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A while ago I wrote an IList extension method to enumerate across part of a list by using the indices. While refactoring I realized a similar query could be performed by calling Skip(toSkip).Take(amount). While benchmarking this I noticed that Skip isn't optimized for IList. With a bit of googling I ended up at a Jon Skeet post, discussing why optimizing methods like Skip is dangerous.

As far as I understand the article, the problem is no exception is thrown in the optimized methods when the collection is modified, but as a comment states the msdn documentation conflicts itself.

In IEnumerator.MoveNext():

If changes are made to the collection, such as adding, modifying, or deleting elements, the enumerator is irrecoverably invalidated and the next call to MoveNext or Reset throws an InvalidOperationException.

In IEnumerator.GetEnumerator():

If changes are made to the collection, such as adding, modifying, or deleting elements, the enumerator is irrecoverably invalidated and its behavior is undefined.

I see merit in both conventions, and am a bit lost whether or not to optimize. What is a proper solution? I've been considering an IList.AssumeImmutable() approach along the lines of AsParallel() as mentioned by Kris Vandermotten in the comments. Does any implementation already exist, or is it a bad idea?

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6  
If Jon concludes it would be a mistake to optimize Skip etc, and has a paragraph explaining why... then I'd take that as good reasoning. –  Marc Gravell May 2 '11 at 21:12
1  
I think the "undefined" semantics are more pragmatic than the "throws an exception" semantics (even though the latter is more solid), merely because the latter requires every enumerator instance be able to test for modification of the host container. Ugh! –  Rafe May 3 '11 at 0:35
    
Jon's point still stands, however. There's nothing to stop you writing an ItemsInRange(Lo, Hi) enumerator without using Skip/Take. –  Rafe May 3 '11 at 0:37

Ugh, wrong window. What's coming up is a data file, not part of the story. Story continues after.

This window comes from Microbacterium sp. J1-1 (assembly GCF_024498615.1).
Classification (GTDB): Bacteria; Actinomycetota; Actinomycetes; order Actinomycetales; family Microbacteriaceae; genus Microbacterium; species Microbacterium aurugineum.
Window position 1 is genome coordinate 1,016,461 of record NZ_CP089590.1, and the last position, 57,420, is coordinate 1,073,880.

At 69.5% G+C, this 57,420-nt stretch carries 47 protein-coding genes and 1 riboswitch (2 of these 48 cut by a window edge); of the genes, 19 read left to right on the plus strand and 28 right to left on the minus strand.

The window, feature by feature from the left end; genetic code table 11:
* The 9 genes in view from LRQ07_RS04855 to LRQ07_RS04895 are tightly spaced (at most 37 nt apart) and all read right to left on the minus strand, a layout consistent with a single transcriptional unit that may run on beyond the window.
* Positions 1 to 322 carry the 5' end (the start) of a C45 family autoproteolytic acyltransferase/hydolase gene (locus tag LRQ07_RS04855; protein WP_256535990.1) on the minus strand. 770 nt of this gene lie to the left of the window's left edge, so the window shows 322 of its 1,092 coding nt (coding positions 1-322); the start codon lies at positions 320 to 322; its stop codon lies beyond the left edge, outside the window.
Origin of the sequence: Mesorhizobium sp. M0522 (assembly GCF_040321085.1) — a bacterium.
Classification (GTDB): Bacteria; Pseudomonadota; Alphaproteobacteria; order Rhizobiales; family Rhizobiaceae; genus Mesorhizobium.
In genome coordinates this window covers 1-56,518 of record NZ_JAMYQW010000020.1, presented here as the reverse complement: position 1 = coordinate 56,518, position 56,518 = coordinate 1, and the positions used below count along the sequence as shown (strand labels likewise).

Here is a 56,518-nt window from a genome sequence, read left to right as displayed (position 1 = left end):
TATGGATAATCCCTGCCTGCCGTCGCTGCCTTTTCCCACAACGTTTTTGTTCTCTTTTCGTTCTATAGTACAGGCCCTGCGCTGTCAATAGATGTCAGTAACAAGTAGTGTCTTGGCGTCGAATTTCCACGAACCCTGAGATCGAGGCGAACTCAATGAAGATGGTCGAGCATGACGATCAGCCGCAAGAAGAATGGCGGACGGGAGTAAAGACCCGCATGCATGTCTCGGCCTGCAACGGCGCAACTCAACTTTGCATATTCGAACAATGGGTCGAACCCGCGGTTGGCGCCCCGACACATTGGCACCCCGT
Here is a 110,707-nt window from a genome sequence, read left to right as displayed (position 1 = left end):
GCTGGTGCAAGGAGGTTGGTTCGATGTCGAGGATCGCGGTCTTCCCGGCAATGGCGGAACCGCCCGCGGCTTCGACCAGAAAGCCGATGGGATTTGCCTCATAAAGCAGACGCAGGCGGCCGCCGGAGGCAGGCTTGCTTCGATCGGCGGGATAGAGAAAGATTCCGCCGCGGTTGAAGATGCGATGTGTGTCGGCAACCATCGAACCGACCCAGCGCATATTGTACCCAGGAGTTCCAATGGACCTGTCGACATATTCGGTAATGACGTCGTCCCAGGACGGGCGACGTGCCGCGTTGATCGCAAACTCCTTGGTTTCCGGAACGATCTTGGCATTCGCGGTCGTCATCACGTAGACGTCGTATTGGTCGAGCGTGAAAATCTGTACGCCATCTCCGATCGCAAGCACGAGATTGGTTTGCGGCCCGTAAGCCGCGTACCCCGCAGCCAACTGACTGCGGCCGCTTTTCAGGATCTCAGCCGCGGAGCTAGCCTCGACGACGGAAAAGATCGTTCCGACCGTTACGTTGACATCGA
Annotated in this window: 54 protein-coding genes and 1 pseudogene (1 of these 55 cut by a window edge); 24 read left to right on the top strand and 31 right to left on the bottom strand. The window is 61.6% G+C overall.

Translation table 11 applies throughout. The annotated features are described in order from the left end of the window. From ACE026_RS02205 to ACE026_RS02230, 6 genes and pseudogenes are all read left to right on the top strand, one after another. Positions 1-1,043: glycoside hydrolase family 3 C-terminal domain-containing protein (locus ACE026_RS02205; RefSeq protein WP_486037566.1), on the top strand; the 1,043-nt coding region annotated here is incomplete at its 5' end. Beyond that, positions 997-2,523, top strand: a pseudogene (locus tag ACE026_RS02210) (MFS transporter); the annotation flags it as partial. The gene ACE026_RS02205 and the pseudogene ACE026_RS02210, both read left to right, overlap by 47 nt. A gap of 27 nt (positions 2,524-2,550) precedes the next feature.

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@Rafe: I wrote an answer to that effect and deleted it because by symmetry ItemsInRange should exist for IEnumerable as well and that will throw, so the IList version cannot be optimized by Jon's argument. –  Rick Sladkey May 3 '11 at 5:11
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@Marc: How do we know that Jon was right upon rethinking and not right in the first place? –  Gabe May 3 '11 at 5:56

2 Answers 2

up vote 2 down vote accepted

I agree with Rafe that the undefined behavior is more correct. Only versioned collections can throw exceptions and not all collections are versioned (arrays being the largest example). Even versioned collections might misbehave if you make exactly 2^32 changes between calls to MoveNext.

Assuming you really care about the versioning behavior, the solution is to get an Enumerator for the IList and call MoveNext on it for every iteration:

    public static IEnumerable<T> Skip<T>(this IList<T> source, int count)
    {
        using (var e = source.GetEnumerator())
            while (count < source.Count && e.MoveNext())
                yield return source[count++];
    }

This way you get O(1) behavior by indexing, but you still get all the exception throwing behavior of calling MoveNext. Note that we only call MoveNext for the exception side-effects; we ignore the values that it's enumerating over.

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Interesting solution! It looks a bit hackish bit actually really makes sense. –  Steven Jeuris May 3 '11 at 10:15

The ReadOnlyCollection class might help with your immutable collection.

My advice: I personally would not try to "trick" the compiler unless you are having a performance issue. You never know, the next version could make your optimized code run twice as slow as the original. Don't preemptively optimize. The methods provided in the framework can produce some really optimized code that would be difficult to re-implement.

here is an article from msdn that gives info on what collections to use for different purposes. I would use an appropriate collection for the task instead of trying to optimize Skip and Take.

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I don't understand how your answer relates to the question. –  Gabe May 3 '11 at 5:46
    
"The problem is that the next line of code that executes may not be a call to MoveNext()" Care to clarify? –  Steven Jeuris May 3 '11 at 10:22
    
@Steven - did not mean to post that first paragraph. I started to answer thinking you were asking something else. I have updated it to remove that text. –  Charles Lambert May 3 '11 at 14:51
    
I seriously need to stop answering questions right before bed. –  Charles Lambert May 3 '11 at 14:57

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